The rules talk briefly of players compelling multiple targets and how they have to pay a fate point for each one. Similarly, it makes sense that if the GM wished to, say, knock the entire party out with Sleeping Curse, they'd each get a fate point. But what about event compels?
To provide an example from the game I'm currently running, one of the setting aspects we have is The Great Convergence is Coming - without going into details that would be spoiler-y for my players, a trans-dimensional catastrophe. It has its own prophet of sorts, Celestial Geometer. He can show up wherever and whenever he wishes. Rather than just declaring he appears out of thin air (as is his wont), I want to offer it as a compel. Obviously, the entire party would be affected. Should the entire party get fate points?
While that seems to follow from the cited rules, and this question agrees, that many fate points can offset a lot of nastiness the villain could bring about. That's not necessarily a problem, and I have no issues with heroes winning the day, but I don't want it to be an easy win, either. Instead of sweetening a bad situation or offering a chance to avoid it, such group compel becomes an overwhelming advantage.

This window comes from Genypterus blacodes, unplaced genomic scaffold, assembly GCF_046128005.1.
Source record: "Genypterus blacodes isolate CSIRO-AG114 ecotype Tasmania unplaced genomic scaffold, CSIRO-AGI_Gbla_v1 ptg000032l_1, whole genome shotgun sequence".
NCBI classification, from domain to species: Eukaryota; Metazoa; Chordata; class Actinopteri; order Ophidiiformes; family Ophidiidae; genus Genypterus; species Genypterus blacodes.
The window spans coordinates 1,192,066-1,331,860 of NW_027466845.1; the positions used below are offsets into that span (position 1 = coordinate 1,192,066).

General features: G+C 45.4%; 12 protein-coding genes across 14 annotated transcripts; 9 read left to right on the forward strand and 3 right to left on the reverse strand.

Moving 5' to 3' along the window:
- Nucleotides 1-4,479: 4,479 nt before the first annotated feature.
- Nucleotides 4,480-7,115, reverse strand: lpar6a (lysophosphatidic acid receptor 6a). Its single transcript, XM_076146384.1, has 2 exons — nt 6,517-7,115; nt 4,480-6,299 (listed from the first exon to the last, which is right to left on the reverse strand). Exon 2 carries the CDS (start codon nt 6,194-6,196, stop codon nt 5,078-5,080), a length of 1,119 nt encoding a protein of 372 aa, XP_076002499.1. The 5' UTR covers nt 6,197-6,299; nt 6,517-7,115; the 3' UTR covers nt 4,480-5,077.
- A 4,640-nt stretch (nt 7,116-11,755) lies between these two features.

A similar situation which is also about to come up in the game: PCs have an ally, who could show up to help but is being compelled not to. As this indirectly affects the party, I'm inclined to consider it a compel against them, even though it's NPC's aspect that is being compelled: "Wouldn't it be unfortunate if X chose their career over you? He would have been so useful right about now." But once again it doesn't feel like it's worth 4 fate points - going either way!
Both of these cases could be solved by only having a single fate point tied to the compel, but there's no clear single character being affected, so no way to assign the fate point.
So how should I handle event compels which affect the entire party?